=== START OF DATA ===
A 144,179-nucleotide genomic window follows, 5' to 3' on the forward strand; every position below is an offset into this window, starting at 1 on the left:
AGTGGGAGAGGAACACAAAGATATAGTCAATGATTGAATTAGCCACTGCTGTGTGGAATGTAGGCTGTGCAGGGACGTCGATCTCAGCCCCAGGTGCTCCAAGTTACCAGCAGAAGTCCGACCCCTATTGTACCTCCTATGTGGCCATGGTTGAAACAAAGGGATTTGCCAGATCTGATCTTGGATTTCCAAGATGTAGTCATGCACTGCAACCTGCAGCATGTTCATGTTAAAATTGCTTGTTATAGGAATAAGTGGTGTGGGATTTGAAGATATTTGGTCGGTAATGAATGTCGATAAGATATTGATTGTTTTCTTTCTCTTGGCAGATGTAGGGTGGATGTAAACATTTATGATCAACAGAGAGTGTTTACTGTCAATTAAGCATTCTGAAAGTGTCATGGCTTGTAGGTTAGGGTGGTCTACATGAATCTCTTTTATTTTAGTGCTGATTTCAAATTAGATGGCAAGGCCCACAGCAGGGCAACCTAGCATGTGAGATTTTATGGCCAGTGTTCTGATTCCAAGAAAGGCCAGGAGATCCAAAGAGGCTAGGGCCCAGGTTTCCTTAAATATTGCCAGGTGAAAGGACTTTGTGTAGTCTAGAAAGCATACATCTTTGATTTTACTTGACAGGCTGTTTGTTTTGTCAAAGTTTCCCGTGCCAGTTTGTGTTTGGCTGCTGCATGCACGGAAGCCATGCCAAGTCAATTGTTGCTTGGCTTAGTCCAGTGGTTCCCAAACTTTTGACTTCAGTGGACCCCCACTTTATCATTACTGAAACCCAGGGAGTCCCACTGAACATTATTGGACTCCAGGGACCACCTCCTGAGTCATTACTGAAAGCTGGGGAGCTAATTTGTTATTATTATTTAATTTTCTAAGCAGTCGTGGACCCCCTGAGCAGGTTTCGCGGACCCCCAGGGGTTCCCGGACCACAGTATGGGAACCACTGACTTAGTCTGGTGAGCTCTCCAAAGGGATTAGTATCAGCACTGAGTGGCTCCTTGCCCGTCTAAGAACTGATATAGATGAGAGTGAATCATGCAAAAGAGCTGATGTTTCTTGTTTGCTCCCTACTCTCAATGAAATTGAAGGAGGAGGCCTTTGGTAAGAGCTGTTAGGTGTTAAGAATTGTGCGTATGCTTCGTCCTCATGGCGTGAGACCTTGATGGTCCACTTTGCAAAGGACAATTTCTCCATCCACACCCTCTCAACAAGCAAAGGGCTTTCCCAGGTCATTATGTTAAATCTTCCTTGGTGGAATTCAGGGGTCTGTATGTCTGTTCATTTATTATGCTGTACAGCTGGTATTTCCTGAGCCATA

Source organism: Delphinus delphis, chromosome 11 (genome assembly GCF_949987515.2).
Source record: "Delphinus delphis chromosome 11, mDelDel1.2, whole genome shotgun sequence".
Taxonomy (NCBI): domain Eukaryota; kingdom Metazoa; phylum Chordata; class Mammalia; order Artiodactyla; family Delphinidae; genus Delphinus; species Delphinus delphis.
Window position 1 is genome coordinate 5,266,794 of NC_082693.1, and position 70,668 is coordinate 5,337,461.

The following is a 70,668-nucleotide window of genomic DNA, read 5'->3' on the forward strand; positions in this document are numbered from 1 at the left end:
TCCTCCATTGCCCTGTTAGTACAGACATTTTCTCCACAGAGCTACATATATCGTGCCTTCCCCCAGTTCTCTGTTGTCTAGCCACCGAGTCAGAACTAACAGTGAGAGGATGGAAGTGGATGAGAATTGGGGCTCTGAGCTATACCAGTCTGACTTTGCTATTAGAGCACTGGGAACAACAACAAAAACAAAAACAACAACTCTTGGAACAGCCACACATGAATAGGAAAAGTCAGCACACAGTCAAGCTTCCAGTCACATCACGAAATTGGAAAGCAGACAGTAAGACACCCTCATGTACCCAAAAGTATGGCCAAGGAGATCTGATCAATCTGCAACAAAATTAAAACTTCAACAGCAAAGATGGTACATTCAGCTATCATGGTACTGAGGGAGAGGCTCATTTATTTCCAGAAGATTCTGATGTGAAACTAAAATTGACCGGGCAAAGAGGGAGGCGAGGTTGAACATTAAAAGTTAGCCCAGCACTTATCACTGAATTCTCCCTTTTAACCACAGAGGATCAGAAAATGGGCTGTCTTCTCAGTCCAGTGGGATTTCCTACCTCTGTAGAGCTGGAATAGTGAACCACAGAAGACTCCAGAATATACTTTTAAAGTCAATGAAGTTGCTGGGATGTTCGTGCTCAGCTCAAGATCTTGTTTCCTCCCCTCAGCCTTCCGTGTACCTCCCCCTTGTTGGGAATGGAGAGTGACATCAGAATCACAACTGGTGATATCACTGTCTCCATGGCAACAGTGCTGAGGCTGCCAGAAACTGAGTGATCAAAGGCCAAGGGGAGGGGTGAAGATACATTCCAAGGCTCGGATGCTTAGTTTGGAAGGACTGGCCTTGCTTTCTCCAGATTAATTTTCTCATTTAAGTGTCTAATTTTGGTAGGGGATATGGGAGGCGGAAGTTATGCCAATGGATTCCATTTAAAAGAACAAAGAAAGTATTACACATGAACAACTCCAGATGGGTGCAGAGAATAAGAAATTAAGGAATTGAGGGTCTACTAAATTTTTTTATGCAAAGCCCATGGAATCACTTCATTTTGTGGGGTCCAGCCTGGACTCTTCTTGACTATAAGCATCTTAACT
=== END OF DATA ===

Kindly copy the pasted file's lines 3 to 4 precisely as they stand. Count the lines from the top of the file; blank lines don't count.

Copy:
Source organism: Delphinus delphis, chromosome 11 (genome assembly GCF_949987515.2).
Source record: "Delphinus delphis chromosome 11, mDelDel1.2, whole genome shotgun sequence".